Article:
Wednesday, November 13, 2019

Misdiagnosing dementia

When I first started this blog several years ago now, I indicated I would return to the issue of the National Dementia Strategy (see previous post). Times have moved on and the incentivisation of GPs in the NHS to diagnose dementia, which began in 2011, has been controversial. This is because of the increased number of referrals of people with cognitive complaints not due to dementia (Bell et al, 2015). Mistakes can be made about the diagnosis of dementia and doubts have been expressed about the security of diagnosis for at least some so-called dementia advocates (Howard, 2017) (see previous post).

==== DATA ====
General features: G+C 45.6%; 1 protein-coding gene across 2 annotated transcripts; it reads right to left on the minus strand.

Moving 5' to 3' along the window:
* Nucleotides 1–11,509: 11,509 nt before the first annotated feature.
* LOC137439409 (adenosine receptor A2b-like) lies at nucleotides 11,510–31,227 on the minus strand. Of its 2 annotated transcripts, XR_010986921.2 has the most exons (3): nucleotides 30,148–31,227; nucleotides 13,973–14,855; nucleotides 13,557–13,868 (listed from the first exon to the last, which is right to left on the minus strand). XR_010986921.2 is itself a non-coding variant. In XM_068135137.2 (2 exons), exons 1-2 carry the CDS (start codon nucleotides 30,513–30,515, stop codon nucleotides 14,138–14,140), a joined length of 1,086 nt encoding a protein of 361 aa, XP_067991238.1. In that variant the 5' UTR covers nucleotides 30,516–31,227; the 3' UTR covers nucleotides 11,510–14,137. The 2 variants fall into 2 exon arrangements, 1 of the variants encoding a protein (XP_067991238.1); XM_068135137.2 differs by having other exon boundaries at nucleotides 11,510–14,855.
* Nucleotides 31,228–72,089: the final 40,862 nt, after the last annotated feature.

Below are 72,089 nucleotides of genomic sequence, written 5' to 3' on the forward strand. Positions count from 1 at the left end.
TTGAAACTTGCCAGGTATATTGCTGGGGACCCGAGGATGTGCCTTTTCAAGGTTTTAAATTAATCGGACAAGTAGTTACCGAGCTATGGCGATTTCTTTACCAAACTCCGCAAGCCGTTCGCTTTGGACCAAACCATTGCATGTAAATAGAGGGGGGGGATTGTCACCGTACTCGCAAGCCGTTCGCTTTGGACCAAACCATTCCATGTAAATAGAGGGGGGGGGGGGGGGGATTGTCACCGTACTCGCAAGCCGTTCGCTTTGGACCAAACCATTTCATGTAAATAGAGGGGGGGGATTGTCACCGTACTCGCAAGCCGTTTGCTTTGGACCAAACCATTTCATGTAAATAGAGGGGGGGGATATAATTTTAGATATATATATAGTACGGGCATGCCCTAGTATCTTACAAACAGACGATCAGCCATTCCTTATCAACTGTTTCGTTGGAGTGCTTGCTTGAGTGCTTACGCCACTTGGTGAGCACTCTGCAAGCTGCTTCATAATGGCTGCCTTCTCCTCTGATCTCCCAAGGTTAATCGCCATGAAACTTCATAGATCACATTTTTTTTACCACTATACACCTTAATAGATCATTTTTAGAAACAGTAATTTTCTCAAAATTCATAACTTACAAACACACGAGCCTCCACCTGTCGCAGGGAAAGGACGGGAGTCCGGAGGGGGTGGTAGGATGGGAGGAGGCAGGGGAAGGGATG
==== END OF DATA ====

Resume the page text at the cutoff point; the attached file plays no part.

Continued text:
A systematic review of functional cognitive disorders has just been published in Lancet Psychiatry. Current views of functional neurological disorders tend to emphasise excessive attention towards physical symptoms rather than psychological stress as such in the generation of symptoms. People with functional disorders are more likely to attend alone and be worried about their memory, providing a detailed account of personal history and memory failures more than patients with neurodegenerative disease. Those with functional cognitive disorder phenotypes are at risk of iatrogenic harm because of misdiagnosis or inaccurate prediction of future decline.

Monday, November 04, 2019

Are there no problems with psychiatry?

George Dawson (who I have mentioned previously - see post) has responded in a blog post to a NEJM article by Caleb Gardner and Arthur Kleinman entitled 'Medicine and the Mind — The Consequences of Psychiatry’s Identity Crisis'. As far as Dawson is concerned there is no identity crisis in psychiatry. The only problem he recognises is that:-